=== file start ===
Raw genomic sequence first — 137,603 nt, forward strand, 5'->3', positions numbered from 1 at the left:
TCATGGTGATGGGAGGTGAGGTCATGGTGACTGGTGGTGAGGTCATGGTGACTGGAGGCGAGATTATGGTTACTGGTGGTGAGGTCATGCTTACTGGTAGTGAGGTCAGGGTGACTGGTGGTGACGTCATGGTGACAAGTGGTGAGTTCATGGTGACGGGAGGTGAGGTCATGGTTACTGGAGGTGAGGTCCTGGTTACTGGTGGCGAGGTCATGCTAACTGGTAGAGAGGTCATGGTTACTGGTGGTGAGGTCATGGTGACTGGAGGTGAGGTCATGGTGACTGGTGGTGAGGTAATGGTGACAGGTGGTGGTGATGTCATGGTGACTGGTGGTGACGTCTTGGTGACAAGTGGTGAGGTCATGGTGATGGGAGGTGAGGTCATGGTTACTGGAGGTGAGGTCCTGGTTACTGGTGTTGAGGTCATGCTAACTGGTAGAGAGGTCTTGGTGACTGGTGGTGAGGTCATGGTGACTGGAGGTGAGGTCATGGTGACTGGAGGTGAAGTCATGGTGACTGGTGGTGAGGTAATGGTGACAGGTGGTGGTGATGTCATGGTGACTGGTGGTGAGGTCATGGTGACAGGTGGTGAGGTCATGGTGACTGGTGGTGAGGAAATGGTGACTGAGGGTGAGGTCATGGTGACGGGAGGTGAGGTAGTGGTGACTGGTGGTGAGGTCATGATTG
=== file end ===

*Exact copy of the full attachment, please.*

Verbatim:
Raw genomic sequence first — 137,603 nt, forward strand, 5'->3', positions numbered from 1 at the left:
TCATGGTGATGGGAGGTGAGGTCATGGTGACTGGTGGTGAGGTCATGGTGACTGGAGGCGAGATTATGGTTACTGGTGGTGAGGTCATGCTTACTGGTAGTGAGGTCAGGGTGACTGGTGGTGACGTCATGGTGACAAGTGGTGAGTTCATGGTGACGGGAGGTGAGGTCATGGTTACTGGAGGTGAGGTCCTGGTTACTGGTGGCGAGGTCATGCTAACTGGTAGAGAGGTCATGGTTACTGGTGGTGAGGTCATGGTGACTGGAGGTGAGGTCATGGTGACTGGTGGTGAGGTAATGGTGACAGGTGGTGGTGATGTCATGGTGACTGGTGGTGACGTCTTGGTGACAAGTGGTGAGGTCATGGTGATGGGAGGTGAGGTCATGGTTACTGGAGGTGAGGTCCTGGTTACTGGTGTTGAGGTCATGCTAACTGGTAGAGAGGTCTTGGTGACTGGTGGTGAGGTCATGGTGACTGGAGGTGAGGTCATGGTGACTGGAGGTGAAGTCATGGTGACTGGTGGTGAGGTAATGGTGACAGGTGGTGGTGATGTCATGGTGACTGGTGGTGAGGTCATGGTGACAGGTGGTGAGGTCATGGTGACTGGTGGTGAGGAAATGGTGACTGAGGGTGAGGTCATGGTGACGGGAGGTGAGGTAGTGGTGACTGGTGGTGAGGTCATGATTG